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02.18.09

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Phaedra

KEEP ON TRUCKIN' Barbara Sarafian and Jurgen Delnaet don't get off to a good start in 'Moscow, Belgium.'

Mona Lisa

Love perseveres even in hard times in the fine romance 'Moscow, Belgium'

By Richard von Busack


MATTY (Barbara Sarafian), a stocky woman in a fraying sweater, approaches the camera. Her hair is dyed yellow, growing out into a natural strawberry blonde. There are pouches under her eyes, and she's in a bad mood, doing a slo-mo trudge through the megalomarket, with two children bobbing up and down trying to convince her to pick up some extra goodies.

Outside the market, she barely (if at all) registers one of those first-rate Slavic street musicians they have all over Europe, who is seated, expertly playing a waltz on a red piano accordion for small change. (The accordion music follows Matty throughout the film, though.)

We're in Belgium, the Ohio of Europe; the exact city is later identified as Ledeberg, an exurb of Ghent. The family loads up its rusty subcompact. Distracted by the one item she forgot, Matty slams her car in reverse and slams into a big rig, with an expensive but not injurious thump.

Moscow, Belgium starts out with a fight, and it will end with one. As Lewis Black says of Yiddish, Flemish is "a phlegm-based language," and no tongue on Earth sounds more like Klingon. When the truck driver Johnny (Jurgen Delnaet) calls Matty a crazy bitch, it sounds like a particularly juicy threat against Capt. Kirk.

After much temperamental, saliva-choked invective, the cops sort the accident. Matty drops off her kids with their father, Werner (Johan Heldenbergh), who is currently living with his young mistress, a former pupil. As the days progress, we get an overview of Matty's tasks: cooking up blood sausage for her family, working at a post office where her most regular customer is a mortician, sending off death notices.

Johnny, having gotten Matty's address, arrives to chivalrously fix the broken trunk of her car, and also to see if she might be interested in a drink. The idea seems a little doomed. None but the foolish heart gets a heart tattooed on himself with the name of a lost love. Johnny shows just such a tattoo on his chest to Matty on the first date. The two heartbroken people are both on opposite sides of their third decade (Matty's 41, Johnny is 29). Although a bit thick, Johnny is one romantic trucker. Slightly lit up by booze, he says that Matty reminds him of Mona Lisa.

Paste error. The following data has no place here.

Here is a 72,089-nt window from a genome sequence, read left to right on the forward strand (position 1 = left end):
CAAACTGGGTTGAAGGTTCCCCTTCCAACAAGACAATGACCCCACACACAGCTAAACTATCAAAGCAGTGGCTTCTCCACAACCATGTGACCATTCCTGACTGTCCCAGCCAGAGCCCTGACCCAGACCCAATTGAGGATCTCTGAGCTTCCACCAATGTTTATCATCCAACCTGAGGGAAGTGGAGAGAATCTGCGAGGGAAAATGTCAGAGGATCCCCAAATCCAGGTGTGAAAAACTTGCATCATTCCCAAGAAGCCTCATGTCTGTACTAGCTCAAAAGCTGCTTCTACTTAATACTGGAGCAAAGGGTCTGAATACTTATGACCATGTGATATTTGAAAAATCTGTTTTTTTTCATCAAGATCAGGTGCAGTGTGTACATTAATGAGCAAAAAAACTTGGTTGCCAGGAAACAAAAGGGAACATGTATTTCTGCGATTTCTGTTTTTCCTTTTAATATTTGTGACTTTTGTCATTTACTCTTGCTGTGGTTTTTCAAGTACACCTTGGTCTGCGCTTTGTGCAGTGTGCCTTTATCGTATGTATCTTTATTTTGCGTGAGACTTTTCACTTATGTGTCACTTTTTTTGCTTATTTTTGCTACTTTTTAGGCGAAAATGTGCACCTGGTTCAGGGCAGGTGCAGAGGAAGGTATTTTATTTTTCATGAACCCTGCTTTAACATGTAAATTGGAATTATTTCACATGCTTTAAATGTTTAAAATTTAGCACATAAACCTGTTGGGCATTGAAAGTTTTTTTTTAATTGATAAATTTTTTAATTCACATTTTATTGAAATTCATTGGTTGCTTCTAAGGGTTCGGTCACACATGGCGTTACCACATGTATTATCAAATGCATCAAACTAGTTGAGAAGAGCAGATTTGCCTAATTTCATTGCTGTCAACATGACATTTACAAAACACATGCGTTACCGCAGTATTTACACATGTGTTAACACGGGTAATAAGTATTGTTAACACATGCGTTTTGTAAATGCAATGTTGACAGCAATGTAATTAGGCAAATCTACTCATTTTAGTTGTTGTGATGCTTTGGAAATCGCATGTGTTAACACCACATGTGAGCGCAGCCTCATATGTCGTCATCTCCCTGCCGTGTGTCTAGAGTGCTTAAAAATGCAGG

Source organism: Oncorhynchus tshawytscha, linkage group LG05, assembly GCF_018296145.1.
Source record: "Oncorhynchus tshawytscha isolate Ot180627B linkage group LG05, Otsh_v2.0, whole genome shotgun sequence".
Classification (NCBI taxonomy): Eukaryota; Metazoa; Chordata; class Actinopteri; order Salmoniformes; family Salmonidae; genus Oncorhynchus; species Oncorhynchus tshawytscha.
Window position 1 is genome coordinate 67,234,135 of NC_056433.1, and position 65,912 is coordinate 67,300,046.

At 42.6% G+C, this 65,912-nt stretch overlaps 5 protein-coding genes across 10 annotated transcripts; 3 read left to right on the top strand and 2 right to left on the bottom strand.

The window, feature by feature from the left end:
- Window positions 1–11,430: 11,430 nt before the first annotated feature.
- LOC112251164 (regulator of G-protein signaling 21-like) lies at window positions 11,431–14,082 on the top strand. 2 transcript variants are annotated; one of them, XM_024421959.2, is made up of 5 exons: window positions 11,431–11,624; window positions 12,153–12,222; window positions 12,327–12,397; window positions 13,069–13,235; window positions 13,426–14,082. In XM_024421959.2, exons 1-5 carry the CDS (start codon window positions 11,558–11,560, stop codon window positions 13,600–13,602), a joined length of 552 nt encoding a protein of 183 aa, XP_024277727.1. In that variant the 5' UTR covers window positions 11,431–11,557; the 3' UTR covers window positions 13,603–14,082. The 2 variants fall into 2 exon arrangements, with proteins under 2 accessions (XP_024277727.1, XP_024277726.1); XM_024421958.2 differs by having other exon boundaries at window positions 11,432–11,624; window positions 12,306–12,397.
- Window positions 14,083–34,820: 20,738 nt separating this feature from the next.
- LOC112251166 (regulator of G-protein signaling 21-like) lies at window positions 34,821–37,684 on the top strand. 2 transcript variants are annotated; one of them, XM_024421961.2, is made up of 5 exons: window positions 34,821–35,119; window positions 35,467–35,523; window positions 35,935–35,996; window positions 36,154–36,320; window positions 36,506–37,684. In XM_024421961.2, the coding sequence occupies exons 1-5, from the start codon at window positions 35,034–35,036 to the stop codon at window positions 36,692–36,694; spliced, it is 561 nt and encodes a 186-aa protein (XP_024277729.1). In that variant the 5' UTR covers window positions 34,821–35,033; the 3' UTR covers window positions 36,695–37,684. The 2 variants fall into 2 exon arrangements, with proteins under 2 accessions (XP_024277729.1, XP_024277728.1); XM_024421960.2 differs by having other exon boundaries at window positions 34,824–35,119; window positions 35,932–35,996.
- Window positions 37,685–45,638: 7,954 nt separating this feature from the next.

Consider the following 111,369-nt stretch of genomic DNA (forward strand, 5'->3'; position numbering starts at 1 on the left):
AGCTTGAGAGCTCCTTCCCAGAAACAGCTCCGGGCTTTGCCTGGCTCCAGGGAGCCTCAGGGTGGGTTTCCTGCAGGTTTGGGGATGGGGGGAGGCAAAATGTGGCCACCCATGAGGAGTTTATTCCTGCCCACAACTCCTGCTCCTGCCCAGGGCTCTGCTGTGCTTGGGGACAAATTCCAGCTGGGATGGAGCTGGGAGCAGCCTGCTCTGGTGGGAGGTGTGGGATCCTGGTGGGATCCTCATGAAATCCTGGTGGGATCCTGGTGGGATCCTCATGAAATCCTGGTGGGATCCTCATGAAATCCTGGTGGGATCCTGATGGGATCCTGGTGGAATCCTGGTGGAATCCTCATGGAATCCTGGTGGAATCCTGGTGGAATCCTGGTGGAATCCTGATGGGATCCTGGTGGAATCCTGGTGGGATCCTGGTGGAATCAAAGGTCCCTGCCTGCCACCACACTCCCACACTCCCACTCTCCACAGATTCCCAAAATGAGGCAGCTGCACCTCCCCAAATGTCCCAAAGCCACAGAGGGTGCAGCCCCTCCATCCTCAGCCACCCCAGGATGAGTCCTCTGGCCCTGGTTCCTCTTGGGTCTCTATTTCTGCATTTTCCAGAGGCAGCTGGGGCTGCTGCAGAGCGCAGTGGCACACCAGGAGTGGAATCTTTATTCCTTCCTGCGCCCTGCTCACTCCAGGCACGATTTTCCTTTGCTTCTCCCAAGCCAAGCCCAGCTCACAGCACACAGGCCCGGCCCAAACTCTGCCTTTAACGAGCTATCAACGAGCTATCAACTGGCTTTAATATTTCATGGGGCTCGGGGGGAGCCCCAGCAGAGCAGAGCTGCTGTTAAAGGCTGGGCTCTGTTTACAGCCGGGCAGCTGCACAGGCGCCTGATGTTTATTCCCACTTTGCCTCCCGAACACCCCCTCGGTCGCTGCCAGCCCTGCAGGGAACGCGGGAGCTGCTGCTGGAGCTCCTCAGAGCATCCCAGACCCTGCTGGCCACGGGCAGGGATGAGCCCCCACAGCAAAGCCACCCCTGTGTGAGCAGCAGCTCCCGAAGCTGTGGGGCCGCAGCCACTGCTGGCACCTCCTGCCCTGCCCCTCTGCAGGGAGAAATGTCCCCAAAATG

Sarafian is closer to Melissa Leo than to Mona Lisa. Still, the reliable trick in this charming and practical romance is the way it keeps revealing beauty out of apparent homeliness. Matty dresses in the Belgian K-Mart's finest, but her body hasn't wasted away; when her golden leg emerges from the curtains covering the sleeper in Johnny's big rig, that leg has a fine shape to it. As in the case of Leo, there is a leonine quality to Sarafian's shaggy hair. The rough-looking face gives up some dazzling smiles, but not to just everyone or just anything. 

The same trick of surprising prettiness is in the cityscapes; Matty's family lives in a freeway-view tower, but the camera angle changes, and you can see medieval steeples out the window. The gauche bar where Matty and Johnny hang out looks candle-lighted, and the knotty pine walls flatter the pale, freckly faces.

But there's another party to complicate this affair. Matty's co-worker notes that sexual passion lasts exactly six months. It's been five months and a couple of weeks since Werner left Matty for his little girlfriend, and now he's back trying to chat her up and start things afresh. And Werner has done some research on the trucker, and it turns out Johnny has an unpleasant past: he's spent some time in jail for fighting. Moreover, Werner is a better catch because he's a teacher and an intellectual—as Werner would be the first to explain.  

If a lady in a movie is given a choice between a goodhearted crudester and a sophisticated cheater, it's fairly easy to guess how everything will come out. Still, Moscow, Belgium is a film in which only the fleshy things matter. Director Christophe van Rompaey's lovable working-class romance has the common sense to remind us that the grave is the only certainty, which is the reason for the running joke about the aged undertaker's frequent calls at Matty's desk.

In the last chapter of the film, a new character turns up, and she talks about how she's studying to work in a hospice: her view is that those who know they're dying are more "real" than the rest of us. Moscow, Belgium has that kind of realism, a lack of nonsense and pretense. Although it's European, it is as accessible as a box of pizza and a six-pack of beer. The final muddy (and slightly bloody) squabble between Matty and Johnny is part of the film's Flemish sensibility. Mud and blood is really all that we are. Between men and women, only the sexual spark and a little mutual respect matters—even if it's just respect for Matty's good right hook.


Movie Times MOSCOW, BELGIUM  (Unrated; 102 min.), directed by Christophe Van Rompaey, written by Jean-Claude Van Pijckeghem and Pat van Beirs, photographed by Ruben Impens and starring Barbara Sarafian, opens Feb. 27 in San Francisco and March 6 at the Camera Cinemas.


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